Federal Courts Act s 2(1):
“federal board, commission or other tribunal” means any body, person or persons having, exercising or purporting to exercise jurisdiction or powers conferred by or under an Act of Parliament or by or under an order made pursuant to a prereogative of the Crown, other than the Tax Court of Canada or any of its judges, any such body constituted or established by or under a law of a province or any such person or persons appointed under or in accordance with a law of a province or under section 96”.
There are exceptions to the above definition:
-if statute gives power to another Court
-if remedy is not provided by Federal Court act e..g habeus corpus application
There are two grounds for judicial review – Procedural and Substantive.
Continue reading Federal Courts Act and Rule of Law (CANADA)
Historically, there are two main approaches to international law:
– Natural law, which can be thought of as the idea that power of law does not come from voice of authority. In contrast positivisim says the authority is what makes the law the law. Natural law says there is a higher reason why the law is the law (e.g morality, universal principles, religious, etc.). Under natural law, horrific immoral laws would not be valid even if they came from a legitimate authority.
The application of these approaches goes back 2000 years. Natural law finds its origins in ancient Rome and Cicero the philosopher. Thomas Aquinas examined source of the aw’s legitimacy; according to him natural law is God’s natural law.
A modern definition explores how natural law is universally applicable with rules derived from reason; a doctrine that human affairs should be governed by ethical principles understood by reason.
Continue reading Two main approaches to international law: positivism and naturalism
Types of intentional torts include:
Battery – unwanted intentional touching
Assault – threat of battery
Intentional infliction of mental suffering
Intentional interference with chattels (theft)
Continue reading Intentional Torts and Types
Is it true that you are entitled to certain insurance benefits from your own insurer, regardless of who was at fault? It’s true, in Canada these benefits are often called ‘Section B benefits’. However, insurers like to erroneously inform injured clients that they will only ‘authorize’ 21 treatments (of various kinds). This is not true. Continue reading Limiting Your Treatments after Injury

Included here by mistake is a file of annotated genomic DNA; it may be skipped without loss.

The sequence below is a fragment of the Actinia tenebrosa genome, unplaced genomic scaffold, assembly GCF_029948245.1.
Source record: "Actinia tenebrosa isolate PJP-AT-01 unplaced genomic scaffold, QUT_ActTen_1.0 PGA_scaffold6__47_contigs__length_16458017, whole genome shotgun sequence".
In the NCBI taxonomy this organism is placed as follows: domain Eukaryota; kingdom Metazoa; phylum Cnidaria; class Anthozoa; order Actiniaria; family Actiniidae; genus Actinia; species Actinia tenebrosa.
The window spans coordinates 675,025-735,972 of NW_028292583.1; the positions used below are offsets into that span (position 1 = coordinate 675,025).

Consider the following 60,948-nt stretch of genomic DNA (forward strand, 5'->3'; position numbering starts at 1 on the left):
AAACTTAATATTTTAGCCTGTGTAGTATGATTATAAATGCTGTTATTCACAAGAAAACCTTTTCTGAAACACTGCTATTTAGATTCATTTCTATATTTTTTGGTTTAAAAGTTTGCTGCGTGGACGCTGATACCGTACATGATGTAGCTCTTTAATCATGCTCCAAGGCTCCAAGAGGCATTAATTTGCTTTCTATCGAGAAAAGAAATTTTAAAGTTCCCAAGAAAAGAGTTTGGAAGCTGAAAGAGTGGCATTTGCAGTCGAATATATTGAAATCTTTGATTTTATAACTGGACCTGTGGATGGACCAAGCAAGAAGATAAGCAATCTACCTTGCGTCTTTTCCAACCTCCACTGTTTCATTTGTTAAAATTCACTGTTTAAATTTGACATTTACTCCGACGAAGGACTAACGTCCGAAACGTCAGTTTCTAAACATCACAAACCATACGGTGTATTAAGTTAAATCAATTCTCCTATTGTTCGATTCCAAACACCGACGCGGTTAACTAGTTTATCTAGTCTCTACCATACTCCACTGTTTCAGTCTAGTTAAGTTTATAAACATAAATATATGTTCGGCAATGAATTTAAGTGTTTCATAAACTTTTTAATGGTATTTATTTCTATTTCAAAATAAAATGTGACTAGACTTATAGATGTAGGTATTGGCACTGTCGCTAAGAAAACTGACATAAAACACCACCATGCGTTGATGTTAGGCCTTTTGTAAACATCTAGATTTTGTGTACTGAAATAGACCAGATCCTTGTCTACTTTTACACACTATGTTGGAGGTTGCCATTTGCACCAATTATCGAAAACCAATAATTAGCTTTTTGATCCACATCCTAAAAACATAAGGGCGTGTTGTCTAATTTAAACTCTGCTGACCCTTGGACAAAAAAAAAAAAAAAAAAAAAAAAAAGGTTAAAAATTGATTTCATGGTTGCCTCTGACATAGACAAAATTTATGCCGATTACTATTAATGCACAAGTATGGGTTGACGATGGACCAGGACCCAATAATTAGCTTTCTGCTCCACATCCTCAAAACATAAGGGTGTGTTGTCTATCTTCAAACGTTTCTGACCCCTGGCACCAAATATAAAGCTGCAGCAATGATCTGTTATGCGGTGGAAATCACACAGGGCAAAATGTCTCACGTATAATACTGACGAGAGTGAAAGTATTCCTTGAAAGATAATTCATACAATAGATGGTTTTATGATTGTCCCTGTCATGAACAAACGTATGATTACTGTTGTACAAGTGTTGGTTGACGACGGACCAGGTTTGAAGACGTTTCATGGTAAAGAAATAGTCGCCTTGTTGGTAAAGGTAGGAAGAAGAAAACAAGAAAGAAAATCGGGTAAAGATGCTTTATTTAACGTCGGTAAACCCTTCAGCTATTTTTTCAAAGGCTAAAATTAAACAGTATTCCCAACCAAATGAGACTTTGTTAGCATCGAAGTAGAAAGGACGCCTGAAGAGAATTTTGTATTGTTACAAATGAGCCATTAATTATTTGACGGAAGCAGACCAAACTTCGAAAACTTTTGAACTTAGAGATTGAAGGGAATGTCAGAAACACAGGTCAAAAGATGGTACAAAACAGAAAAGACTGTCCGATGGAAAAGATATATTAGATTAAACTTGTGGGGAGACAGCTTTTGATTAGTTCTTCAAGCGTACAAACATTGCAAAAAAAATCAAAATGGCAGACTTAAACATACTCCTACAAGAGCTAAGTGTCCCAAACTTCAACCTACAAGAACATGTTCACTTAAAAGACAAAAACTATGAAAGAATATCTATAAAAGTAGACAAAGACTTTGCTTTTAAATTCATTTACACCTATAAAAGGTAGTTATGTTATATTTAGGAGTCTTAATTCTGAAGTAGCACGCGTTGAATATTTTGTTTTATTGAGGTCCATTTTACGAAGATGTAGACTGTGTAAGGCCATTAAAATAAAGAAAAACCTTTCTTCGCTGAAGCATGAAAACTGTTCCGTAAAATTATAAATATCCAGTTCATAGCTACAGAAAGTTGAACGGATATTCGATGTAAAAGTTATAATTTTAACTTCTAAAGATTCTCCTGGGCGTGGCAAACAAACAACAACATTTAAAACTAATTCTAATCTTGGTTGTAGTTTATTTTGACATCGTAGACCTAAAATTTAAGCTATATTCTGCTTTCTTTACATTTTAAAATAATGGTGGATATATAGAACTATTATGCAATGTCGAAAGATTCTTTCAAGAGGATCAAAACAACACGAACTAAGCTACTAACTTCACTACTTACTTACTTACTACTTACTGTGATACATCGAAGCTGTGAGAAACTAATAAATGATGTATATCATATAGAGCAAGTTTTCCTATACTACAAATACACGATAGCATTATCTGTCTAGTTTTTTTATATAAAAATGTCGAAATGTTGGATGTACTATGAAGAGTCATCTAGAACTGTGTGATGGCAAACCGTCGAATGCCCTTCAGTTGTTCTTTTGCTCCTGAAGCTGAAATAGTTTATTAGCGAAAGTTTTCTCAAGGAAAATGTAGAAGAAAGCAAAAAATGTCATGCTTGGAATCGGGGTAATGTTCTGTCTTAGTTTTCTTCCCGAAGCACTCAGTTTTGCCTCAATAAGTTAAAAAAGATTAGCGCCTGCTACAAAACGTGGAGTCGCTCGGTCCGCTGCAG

If you’ve ever been injured in an accident such as a motor vehicle, then you may be seeking compensation for damages. Damages to your car is one thing, but to your body is quite another. Soft tissue damage is unseen (another blog post) and can be a prolonged injury.
Some believe keeping an injury diary is a good way to keep track of the increasing severity of their injury overtime. This may sound like a good idea at the outset, but it turns out to work against the injured. Here’s why. Continue reading Keeping an Injury Diary
How to advertise (and be over the top!)
Regulatory offences: Some offences utilize the machinery of criminal law, but are not truly considered to be criminal offences. These offences deal with everyday civil matters such as traffic infractions, pollution, hunting regulations, and so forth. Besides the supremely important fault requirement (discussed below), there are a number of ways to identify a “regulatory offence” from a “true crime”:
1. true crimes are usually more socially and morally condemned than regulatory offences.
2. regulatory offences are usually aimed at deterring harm to the public, rather than the individual.
3. regulatory offences are often part of a complex regulatory framework.
4. regulatory offences are not in the Criminal Code (R. v Wholesale Travel, 1993).
Continue reading Intro to Regulatory Offences
We all have to get insurance if we do certain things like drive. Other forms of insurance are ways of mitigating risk, like life insurance or home insurance.
To complicate matters there are a variety of forms of insurance one can purchase to protect the same thing. Life insurance has ‘term insurance’ or the much maligned ‘universal life‘, but there thousands of iterations.
But what happens if you need to make a claim?
Continue reading Just a Number with Insurance Companies
Generally, reinstatement is not a remedy available at common law. However, this remedy may be available as per statute or collective bargaining agreement. For obvious reasons, reinstatement is not a popular remedy: it would create tension and awkwardness in the workplace.
Speeding is a leading cause of motor vehicle accidents. Drivers typically speed because they believe they will arrive at their destination quicker. A common misconception that many drivers have is that driving 10 km/h over the posted speed limit is low risk and will cut down on their commute time. Anecdotal evidence also suggests that law enforcement officers will not pull you over if you are speeding between 5 to 9 km/h over the posted speed limit. In reality, if you are driving even 1 km/h over the posted speed limit and a police officer with a speed gun clocks you, they are well within their rights to issue you a speeding ticket. However likely or unlikely this is to happen in real life is debatable, and not the subject of this article.
Appropriate speed limits are determined by taking into account a variety of factors, including road design, volume of traffic, as well as the likelihood of encountering pedestrians in the area. Speed limits are set for ideal road conditions, so if the roads are wet or icy and visibility is poor, the posted speed limit will be too fast. These are not arbitrarily imposed limits and they are enforced for public safety. By following the posted speed limit, you decrease your odds of being involved in a motor vehicle collision and potentially injuring yourself and another person.
Will I Save Time on My Daily Commute?
Continue reading Outlining the Costs of Speeding